The Genoese flag, a field of white emblazoned with the red cross of Saint George, lacks something fundamental: the trinity of basil leaf, mortar and pestle. Nowhere is the identity of Ligurians more clearly seen than in the culture of food and nothing is more distinctly Ligurian than pesto. Dock-workers and bluebloods are as deft at making it as famous chefs and even more inclined to discourse on the poetry, politics and history of the luscious green sauce. Stroll down a bustling street in old Genoa and ask anyone you meet how to concoct it and soon you will be engulfed by a crowd of impassioned pesto experts. "What is that scent of alpine herbs mixing so strangely with the sea spray on the Riviera's cliffs," asked writer Paolo Monelli in a florid, 1934 essay on the region. "It is the odor of pesto: that condiment made of basil, Pecorino, garlic, pine nuts, crushed in the mortar and diluted with olive oil. ... [It] is purely Ligurian; it speaks Ligurian; the mere smell of it makes your ears ring with a dialect at once sharp and soft, full of sliding sounds, of whispered syllables, of dark vowels."
Monelli could have been writing today. An apocryphal tale has it that when Pope John Paul II visited Genoa in 1990 basil and olive oil were slipped by a local priest into the Holy Water with which the city was blessed. Pesto remains the touchstone of Ligurians, a bastion as solid as the Apennines that protect the region's gastronomy from the perceived onslaught of barbarian influences. Manning the defenses are members of the Confraternit` del Pesto (Brotherhood of Pesto), an association created in 1992 to uphold the authenticity of the sauce. Its militants include distinguished poets, writers, gourmets from all walks of life and basil-growers based in the western suburbs of Genoa, where the plant is said to excel thanks to the soil, sun and air. However, despite the admonitions of well-meaning Pesto Brothers, no two Ligurians will agree on the origins of the condiment, how old it is and how it is best made. Are pine nuts necessary? Not if pesto goes into minestrone alla genovese, the city's celebrated thick vegetable soup. What about garlic? It should be measured in cloves, say those who like pesto strong; others blanch their garlic or avoid it altogether. Can authentic pesto be made with anything but a mortar and pestle? The word pesto means "crushed" and the anti-frullatoristi, a faction dead-set against food processors and blenders (frullatori), would rather die than eat a mechanically blended sauce. The arcana of pesto-making extends to the origin of the basil and the color and texture of its leaves, the ratio of Parmigiano to Pecorino and the suitability of incorporating other herbs like parsley and marjoram -- heresy to purists. The trouble is, no one has yet defined purity in pesto's perfumed realm.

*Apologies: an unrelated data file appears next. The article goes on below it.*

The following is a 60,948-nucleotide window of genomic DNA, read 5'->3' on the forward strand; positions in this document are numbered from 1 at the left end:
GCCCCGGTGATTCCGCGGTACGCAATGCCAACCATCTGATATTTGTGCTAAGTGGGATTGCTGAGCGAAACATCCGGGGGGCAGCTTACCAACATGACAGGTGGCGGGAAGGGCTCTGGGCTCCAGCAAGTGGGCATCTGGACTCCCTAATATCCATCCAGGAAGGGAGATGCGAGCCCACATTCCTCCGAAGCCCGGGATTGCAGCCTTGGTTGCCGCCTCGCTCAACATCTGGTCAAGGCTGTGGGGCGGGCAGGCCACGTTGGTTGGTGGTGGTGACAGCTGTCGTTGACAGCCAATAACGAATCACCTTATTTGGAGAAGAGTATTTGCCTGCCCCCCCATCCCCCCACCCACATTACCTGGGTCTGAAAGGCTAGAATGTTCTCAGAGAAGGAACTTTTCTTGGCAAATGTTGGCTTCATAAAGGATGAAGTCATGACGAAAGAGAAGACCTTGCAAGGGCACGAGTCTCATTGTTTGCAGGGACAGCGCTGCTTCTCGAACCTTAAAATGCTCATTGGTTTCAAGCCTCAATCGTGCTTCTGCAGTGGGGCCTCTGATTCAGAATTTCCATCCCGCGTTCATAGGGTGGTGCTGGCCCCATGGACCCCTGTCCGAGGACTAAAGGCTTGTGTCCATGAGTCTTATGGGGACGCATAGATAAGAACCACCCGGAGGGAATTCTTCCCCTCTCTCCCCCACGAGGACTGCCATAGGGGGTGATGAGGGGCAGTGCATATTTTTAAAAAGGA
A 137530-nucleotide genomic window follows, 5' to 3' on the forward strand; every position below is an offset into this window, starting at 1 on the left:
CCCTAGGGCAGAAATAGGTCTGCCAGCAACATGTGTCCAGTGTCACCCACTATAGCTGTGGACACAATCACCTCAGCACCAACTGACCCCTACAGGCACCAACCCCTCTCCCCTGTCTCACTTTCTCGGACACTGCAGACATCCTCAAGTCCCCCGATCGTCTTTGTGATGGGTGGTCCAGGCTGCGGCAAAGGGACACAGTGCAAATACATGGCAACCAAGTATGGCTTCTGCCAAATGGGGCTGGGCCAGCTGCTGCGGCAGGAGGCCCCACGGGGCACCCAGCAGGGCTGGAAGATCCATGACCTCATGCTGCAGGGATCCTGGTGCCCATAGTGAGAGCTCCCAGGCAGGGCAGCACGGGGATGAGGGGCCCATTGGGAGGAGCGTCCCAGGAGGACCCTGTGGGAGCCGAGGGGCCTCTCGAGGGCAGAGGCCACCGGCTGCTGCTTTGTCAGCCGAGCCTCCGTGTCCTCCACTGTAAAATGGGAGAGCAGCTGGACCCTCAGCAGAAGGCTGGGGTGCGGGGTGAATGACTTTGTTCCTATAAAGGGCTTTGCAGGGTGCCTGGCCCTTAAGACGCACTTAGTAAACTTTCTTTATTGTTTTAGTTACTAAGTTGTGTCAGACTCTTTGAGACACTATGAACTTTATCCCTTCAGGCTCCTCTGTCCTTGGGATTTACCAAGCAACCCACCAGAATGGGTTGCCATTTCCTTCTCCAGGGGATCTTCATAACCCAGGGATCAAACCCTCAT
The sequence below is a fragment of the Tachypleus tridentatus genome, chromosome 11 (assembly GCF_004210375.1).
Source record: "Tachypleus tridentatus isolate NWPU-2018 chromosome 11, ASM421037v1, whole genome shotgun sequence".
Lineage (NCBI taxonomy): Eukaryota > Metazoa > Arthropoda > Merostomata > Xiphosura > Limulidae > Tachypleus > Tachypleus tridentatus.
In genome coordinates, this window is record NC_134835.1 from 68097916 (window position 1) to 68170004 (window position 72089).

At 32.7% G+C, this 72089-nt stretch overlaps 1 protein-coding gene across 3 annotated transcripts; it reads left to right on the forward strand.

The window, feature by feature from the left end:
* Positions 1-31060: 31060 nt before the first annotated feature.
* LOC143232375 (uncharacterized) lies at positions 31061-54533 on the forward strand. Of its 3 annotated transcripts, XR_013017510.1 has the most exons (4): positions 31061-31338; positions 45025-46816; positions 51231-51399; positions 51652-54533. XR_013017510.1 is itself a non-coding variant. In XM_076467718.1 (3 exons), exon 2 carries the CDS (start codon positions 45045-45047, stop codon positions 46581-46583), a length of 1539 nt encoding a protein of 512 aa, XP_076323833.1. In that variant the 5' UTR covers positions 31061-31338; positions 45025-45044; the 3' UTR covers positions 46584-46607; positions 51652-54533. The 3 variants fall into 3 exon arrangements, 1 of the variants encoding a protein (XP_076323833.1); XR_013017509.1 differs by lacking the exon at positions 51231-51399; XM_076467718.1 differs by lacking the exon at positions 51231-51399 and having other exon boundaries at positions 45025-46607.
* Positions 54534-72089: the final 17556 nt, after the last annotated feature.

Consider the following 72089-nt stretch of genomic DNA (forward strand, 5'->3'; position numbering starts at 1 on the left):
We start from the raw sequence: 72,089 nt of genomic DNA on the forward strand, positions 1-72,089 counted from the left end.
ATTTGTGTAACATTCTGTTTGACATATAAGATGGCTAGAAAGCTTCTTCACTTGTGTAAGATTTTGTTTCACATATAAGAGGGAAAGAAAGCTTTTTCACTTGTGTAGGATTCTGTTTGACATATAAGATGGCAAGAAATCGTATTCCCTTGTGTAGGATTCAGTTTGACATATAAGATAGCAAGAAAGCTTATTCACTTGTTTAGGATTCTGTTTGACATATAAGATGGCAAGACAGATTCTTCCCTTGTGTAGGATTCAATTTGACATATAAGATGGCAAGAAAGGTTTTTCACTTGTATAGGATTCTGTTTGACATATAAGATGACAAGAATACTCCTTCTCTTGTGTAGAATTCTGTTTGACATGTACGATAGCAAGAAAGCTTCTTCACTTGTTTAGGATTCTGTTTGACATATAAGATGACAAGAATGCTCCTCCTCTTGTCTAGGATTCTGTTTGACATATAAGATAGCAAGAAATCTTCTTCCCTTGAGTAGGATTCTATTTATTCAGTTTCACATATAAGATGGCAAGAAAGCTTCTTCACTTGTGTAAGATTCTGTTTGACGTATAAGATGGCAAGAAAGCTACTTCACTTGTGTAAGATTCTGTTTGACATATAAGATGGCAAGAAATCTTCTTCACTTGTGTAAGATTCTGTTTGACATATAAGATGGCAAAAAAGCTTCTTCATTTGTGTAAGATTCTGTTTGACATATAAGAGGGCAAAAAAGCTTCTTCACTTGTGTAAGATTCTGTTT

This obsession is more pedantry or eccentricity. It is indicative of the passion and particularities of the Ligurians themselves and of their cooking, which changes, like their dialects, from village to village, from the Levante in the east to the Ponente in the west and from coast to interior. This culinary campanilismo -- my village knows best -- means that there is no unified Ligurian cuisine but rather a group of common ingredients and techniques used to make a core of dishes in similar ways throughout the region. Nowadays all Ligurians eat local variations of pesto; focaccia (a flatbread with olive oil); farinata (a chick-pea flour tart); rabbit with olives and herbs; rockfish and anchovies in soups, stews and tarts, or stuffed, fried or grilled; stoccafisso (dried cod); ravioli or other filled pasta; vegetable tarts and stuffed vegetables; pandolce (a coffee cake with candied fruit) and a score of other pan-regional dishes. In San Rocco di Camogli you can buy olive-pulp bread which until recently was found only in Levanto, where it was invented centuries ago, and La Spezia's mesc-ciya (a soup of chick-peas, white beans and winter wheat) is now popular in Genoa.
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Similarly, every serious kitchen from Sarzana on the edge of Tuscany to Ventimiglia bordering France will be stocked with local olives and oil, pine nuts, salt-preserved anchovies, fresh and pickled vegetables like zucchini, chard, tomatoes and eggplants, white beans, chick-peas and preserved mushrooms, and the region's ubiquitous herbs -- basil, marjoram, parsley, thyme and rosemary. Herbs are the basis of nearly every dish and could be said to define Ligurian cooking, distinguishing it from other regional Italian cuisines. The second defining trait is leanness; it approaches what local food writer Bruno Bini, echoing historian Jacques Le Goff, calls the diet of the Golden Age of Antiquity, which was based on vegetables, fruit, olive oil, wine, fish and grains.